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Saturday, June 1, 2013

Natural Found Materials make Artwork Zing


I’m always amazed at the ingenuity of artists. When budgets are tight, they still manage to find a way to create art. A fantastic artist by the name of Mark Powell creates meaningful portrait drawings on old envelopes and photographed legal documents free for the taking.

Dropped palm fronds are the creative backdrop for another artist who turns them into fish, mermaids, and lion heads. The dried leaves become fins, swishy fish tails, or miens in her adept hands.


Linda, fell in love with “pine straw” and creates unusual baskets, wall hangings, and sculpture by twisting and weaving natural and stained strands together. The bottoms of some baskets are lined with bean pods from the Poinciana tree. Sturdy as leather, the pods add functionality to her pieces.




Collage artists create interesting textures and shapes by using natural materials in their designs. There are two ways to creatively capture these items on canvas: the first is to apply paint to the underside of the object and then press it on canvas or paper; and the second is to lay the objects (i.e. leaves, flowers, sticks) on the background and spray paint over it. When the items are removed, the shape of the items remains in outlined form and transparent color. This treatment makes an incredible under painting for portraits or abstract pieces.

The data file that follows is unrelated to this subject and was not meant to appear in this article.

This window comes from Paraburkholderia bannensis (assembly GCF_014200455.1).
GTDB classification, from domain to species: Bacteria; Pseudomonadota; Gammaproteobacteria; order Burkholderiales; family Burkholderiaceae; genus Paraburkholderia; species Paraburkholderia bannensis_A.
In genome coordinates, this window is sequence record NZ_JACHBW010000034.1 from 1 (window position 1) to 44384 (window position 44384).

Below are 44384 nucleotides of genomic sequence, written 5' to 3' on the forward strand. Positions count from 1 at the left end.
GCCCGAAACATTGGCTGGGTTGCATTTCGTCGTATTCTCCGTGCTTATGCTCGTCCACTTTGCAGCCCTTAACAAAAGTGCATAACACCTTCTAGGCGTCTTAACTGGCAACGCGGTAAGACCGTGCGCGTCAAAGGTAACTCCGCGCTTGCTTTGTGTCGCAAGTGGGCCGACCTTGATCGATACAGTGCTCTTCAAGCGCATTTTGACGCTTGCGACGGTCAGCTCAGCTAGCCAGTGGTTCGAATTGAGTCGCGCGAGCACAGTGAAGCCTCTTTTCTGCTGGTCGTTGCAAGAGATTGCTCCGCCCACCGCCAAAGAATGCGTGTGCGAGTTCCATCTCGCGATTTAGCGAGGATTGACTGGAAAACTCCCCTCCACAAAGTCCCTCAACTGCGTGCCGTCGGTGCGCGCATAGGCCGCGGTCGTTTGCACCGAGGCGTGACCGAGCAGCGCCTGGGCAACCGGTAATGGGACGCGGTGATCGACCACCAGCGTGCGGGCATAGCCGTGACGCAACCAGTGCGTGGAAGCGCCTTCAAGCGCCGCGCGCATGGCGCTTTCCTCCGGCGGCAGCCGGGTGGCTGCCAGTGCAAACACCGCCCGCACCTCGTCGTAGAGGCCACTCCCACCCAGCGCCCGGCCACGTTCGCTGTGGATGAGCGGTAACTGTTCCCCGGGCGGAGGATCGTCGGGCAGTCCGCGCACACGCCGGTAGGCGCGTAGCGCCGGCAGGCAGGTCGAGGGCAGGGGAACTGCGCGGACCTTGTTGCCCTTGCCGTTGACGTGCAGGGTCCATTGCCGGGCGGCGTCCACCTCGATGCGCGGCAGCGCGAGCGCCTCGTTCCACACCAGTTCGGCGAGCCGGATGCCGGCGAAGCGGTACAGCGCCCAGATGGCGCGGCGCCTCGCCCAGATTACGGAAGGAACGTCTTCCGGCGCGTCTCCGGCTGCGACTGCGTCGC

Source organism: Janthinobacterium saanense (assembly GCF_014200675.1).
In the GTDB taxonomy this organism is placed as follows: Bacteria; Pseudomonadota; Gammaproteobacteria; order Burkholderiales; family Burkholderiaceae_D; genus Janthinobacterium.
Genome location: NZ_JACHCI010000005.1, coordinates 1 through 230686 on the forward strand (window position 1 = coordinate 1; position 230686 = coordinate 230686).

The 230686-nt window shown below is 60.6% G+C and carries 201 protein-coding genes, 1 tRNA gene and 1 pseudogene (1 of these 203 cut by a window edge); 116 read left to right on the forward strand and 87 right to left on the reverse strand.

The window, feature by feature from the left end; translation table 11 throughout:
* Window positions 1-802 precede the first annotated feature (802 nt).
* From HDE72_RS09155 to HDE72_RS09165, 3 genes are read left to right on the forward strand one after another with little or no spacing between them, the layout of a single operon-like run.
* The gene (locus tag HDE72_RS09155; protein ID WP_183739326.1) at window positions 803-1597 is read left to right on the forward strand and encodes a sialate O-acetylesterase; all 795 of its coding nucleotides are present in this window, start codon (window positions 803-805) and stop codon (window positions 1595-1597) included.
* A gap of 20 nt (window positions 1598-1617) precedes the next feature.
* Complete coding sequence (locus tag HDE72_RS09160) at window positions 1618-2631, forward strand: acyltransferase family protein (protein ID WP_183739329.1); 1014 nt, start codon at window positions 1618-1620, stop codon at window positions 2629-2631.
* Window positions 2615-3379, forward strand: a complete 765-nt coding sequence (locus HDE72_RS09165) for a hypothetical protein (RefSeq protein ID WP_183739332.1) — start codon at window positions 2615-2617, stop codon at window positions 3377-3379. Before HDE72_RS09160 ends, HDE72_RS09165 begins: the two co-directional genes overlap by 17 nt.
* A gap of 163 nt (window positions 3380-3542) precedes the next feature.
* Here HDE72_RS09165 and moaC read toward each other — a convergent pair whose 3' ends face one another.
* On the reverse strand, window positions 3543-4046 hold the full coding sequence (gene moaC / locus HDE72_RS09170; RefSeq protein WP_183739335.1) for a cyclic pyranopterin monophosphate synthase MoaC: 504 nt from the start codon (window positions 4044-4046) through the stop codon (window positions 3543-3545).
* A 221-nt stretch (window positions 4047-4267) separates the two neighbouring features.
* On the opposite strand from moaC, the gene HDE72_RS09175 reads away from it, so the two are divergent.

Jewelry artists sometimes use natural materials like seeds, bark, and dried peelings in their designs; threading them together with crocheted strands. I purchased one of these lovely pieces; however, the only drawback is what I call “natural deterioration.” Some of the items crumble over time and shed on my clothing. The necklace itself still looks lovely, but my shirt or blouse ends up covered with pepper-like dust.


I once purchased a homemade pen for my son’s birthday. He’s a genuine environmentalist and a dedicated recycler. I thought he would enjoy the pen which was made of recycled wood from an old fence post. The finished wood had a wonderful grain and was polished to perfection. Other woods the artist used came from old barns, railroad ties, and demolished houses.

I’ve often admired the leaves and the fruit of a tree in our neighborhood, but have yet to identify it. The leaves look like that of the water oak, but the clusters of seed pods do not fit the description in my Audubon book.


When the pods burst open, they form a flower. At the center are red berries. If any of you can identify this tree, I’d really appreciate your feedback. Although the sidewalk below ends up covered with red berries and broken pods, I managed to collect a few before they were broken. The pod forms a flower when it opens and when left to dry, the petals become hard and woody. The tree is messy, but beautiful!


If you use natural materials in your artwork, please share it with us here. The greatest thing about having a blog is the ability to share and learn from others.